Tom and Tony of tastytrade talk with Brad about Foundry Group, Techstars and Bootstrapping…
Q: From my limited perspective, venture debt in proximity to an A round seems awfully premature — restrictive debt coverage ratios, warrant coverage on preferred terms, etc — yet there seems to be an awful lot of venture debt investors out there who essentially have no response to these concerns but want me to take their money anyway. Hence my question: if such financing really is premature and potentially limits the options for a startup, why should an early stage company take it?
A: (Brad) From a tech entrepreneurs perspective, there are two types of banks in the world. Those that understand tech entrepreneurship and those that don’t. Those that do – such as Silicon Valley Bank and Square 1 Bank – have good early stage venture debt programs. Those that don’t either simply don’t have a venture debt program or have transient ones that come and go with the market.
Let’s assume we are dealing with a credible bank in the context of venture debt. These banks have venture debt programs that are largely based on their relationships with the VC firms involved. The ultimate goal of the bank is the long term relationship with the company – they are willing to extend debt on relatively inexpensive terms if they believe the equity participants (the VCs) are going to be supportive of the company beyond the Series A.
Now, the price of admission for this for the bank – and for the banking relationship – is to extend debt terms as part of a banking package. This package will have all the expected banking services, but will also include either an unrestricted debt line (usually somewhere between $1m and $2m) and an asset-based line (usually up to $1m). This debt package will have straightforward terms, including relatively light warrant coverage so the bank can get some upside in the success scenario.
The bank is doing this because it believes the VCs will continue to finance the company beyond the Series A. This debt will typically give the company one or two quarters of additional runway to make progress which can be very helpful in the context of some early stage companies.
One thing to be cautious of is a debt package that you can’t actually use. Many proposals have covenants in them that essentially require there to be an equivalent amount of money in the bank as the debt being borrowed – this is obviously useless. However, I continue to be endlessly entertained by the proposals like this that I see.
Q: Convertible notes are popular instruments for angel investors when a future VC round might occur. But, if it takes longer to get to the venture round than you thought (doesn’t it always?) what happens when the note comes due? Can one investor call the note and put you out of business?
A: (Jason). Yes, technically they can, but in practice this rarely happens. Normally, one of two situations exist:
1. the company is doing “okay” just behind in it’s fundraising and it will get funded; or
2. the company is not going to get funded and it’s realistically done.
In case one, the investors would be irrational if they called their notes, as they would get pennies on the dollar (remember the company is spending their money along the way) and preclude any chance of funding and thus them getting an attractive return. Even in cases where funding seems remote, most of the time investors will give the company the maximum opportunity to get funded and continue on.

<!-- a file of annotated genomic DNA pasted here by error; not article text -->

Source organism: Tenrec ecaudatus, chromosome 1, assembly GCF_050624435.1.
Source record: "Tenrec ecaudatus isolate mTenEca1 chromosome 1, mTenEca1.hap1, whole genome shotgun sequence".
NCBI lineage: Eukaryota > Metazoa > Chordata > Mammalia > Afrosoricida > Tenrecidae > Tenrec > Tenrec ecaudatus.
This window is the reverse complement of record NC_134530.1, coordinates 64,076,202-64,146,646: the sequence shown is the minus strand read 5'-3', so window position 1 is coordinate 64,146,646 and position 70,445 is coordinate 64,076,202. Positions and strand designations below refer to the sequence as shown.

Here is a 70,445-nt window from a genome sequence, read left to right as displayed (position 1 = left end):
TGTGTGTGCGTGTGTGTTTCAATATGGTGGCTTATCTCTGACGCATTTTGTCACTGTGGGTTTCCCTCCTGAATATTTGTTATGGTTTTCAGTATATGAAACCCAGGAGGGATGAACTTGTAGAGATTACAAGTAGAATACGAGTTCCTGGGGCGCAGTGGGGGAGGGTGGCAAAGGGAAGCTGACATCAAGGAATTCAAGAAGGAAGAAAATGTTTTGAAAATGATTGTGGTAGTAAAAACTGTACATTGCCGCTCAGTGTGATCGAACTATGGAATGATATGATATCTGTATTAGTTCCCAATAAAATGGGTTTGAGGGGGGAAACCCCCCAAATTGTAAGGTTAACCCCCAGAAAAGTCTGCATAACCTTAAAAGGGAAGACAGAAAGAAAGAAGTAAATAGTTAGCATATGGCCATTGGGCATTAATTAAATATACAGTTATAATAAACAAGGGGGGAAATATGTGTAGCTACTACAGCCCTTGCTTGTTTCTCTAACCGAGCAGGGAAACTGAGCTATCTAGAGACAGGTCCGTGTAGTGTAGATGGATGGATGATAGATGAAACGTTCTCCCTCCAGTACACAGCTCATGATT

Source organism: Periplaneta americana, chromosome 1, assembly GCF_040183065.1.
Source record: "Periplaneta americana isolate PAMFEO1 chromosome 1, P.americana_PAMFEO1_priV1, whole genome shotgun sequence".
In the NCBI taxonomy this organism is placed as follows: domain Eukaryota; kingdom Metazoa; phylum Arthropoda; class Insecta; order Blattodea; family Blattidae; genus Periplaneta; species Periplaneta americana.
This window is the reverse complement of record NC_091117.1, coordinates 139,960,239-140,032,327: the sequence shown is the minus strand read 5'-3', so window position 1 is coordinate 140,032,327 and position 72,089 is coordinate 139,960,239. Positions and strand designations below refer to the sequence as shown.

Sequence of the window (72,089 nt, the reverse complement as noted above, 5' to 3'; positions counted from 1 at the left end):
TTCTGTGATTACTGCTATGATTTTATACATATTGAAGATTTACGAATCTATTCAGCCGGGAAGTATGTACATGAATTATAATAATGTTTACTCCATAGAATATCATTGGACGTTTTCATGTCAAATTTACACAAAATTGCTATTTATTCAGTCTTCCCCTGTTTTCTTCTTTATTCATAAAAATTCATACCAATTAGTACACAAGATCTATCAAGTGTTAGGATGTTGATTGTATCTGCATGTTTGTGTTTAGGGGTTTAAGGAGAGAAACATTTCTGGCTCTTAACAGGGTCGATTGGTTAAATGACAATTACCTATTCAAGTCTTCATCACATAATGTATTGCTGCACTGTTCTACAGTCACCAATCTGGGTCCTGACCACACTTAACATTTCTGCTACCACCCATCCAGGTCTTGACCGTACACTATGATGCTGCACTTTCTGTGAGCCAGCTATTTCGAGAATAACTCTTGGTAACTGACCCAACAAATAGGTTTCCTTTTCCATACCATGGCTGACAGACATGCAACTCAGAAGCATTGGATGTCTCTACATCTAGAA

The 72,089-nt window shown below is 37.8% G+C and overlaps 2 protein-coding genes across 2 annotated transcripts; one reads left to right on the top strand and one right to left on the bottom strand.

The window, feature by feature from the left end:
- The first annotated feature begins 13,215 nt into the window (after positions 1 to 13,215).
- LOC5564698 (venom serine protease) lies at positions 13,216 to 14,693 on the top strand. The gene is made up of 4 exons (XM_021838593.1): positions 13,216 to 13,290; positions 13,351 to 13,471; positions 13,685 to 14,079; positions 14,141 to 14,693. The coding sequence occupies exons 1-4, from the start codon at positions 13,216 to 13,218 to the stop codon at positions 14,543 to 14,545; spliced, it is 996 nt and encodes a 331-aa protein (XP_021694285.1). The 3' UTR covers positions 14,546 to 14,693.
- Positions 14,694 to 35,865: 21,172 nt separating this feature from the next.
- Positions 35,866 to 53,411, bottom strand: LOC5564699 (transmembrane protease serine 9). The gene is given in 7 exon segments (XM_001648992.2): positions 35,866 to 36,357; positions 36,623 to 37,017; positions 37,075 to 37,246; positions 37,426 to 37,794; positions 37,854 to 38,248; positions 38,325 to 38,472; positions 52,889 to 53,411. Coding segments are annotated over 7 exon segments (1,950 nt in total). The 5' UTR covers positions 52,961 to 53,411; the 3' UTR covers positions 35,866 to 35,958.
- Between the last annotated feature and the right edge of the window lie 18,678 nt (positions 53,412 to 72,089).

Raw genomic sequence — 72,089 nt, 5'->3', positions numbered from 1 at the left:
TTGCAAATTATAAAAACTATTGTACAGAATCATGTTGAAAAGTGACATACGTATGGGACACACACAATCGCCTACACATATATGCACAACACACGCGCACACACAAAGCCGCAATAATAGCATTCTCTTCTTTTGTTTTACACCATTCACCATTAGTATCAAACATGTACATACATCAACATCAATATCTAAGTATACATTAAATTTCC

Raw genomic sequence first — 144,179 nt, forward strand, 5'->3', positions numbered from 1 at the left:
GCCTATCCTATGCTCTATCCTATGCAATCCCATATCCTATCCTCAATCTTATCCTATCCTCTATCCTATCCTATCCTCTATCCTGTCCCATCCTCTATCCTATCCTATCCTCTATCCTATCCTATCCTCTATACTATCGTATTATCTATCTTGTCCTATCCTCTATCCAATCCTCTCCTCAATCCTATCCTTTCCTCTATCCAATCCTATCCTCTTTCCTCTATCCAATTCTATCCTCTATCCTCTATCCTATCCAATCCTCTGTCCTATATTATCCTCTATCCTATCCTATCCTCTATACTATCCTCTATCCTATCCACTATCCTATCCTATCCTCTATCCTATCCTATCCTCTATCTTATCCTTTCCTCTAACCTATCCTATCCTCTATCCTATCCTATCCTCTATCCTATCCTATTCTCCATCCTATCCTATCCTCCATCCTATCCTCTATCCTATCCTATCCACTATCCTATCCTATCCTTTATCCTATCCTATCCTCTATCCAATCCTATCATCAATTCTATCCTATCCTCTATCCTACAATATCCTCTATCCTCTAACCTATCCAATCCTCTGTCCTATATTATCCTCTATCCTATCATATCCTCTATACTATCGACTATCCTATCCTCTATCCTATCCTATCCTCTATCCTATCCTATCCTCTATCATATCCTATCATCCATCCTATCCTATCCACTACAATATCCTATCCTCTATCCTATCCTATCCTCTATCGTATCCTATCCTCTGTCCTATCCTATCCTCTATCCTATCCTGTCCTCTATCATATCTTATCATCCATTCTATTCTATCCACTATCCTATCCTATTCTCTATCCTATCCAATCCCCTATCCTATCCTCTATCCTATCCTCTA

In case two, the company is going to shut down probably, so it’s probably not too traumatic to call the notes. In any event, the investors will get back pennies on the dollar, so it’s still in the best interests of the investors to let the company run as long as possible before throwing in the towel.
One thing to note: don’t personally guarantee angel notes. In that case, the calling of the notes will attach to the entrepreneur’s personal assets and may indeed incentivize investors to call their notes sooner than later.
Q: What is your view on venture debt?
A: (Jason) I like Venture Debt under the right scenarios. Companies can fund themselves through debt much more cheaply than equity in most situations and debt can help smooth receivables lumpiness, provide equipment financing and a host of other useful things. I think Venture Debt sometimes gets a bad rap, because it’s easy to find stories out there of companies who had their venture debt called at the most inopportune moment.
“Venture Debt” is not bad. It’s the debt holder that can be. My suggestion is to only deal with venture debt providers who are regular, long-term players in the market who themselves, exhibit good financial strength. There are plenty of banks who have dabbled in our market. They’ve made huge pushes to acquire a start up portfolio and then have decided this is not a strategic market for them. They’ve then started calling loans and exhibited other weird behavior.
We’ve seen other debt providers who don’t enjoy financial strength themselves and their financial backers get flakey and thus they become even more difficult to deal with.
Bottom line, all debt is not equal. Make sure that your provider has been around the block and intends to stay in this market long term. With this, you’ll generally get fair play in the debt arena, as each of you intends to be around the venture ecosystem for a while and has no incentive to act poorly.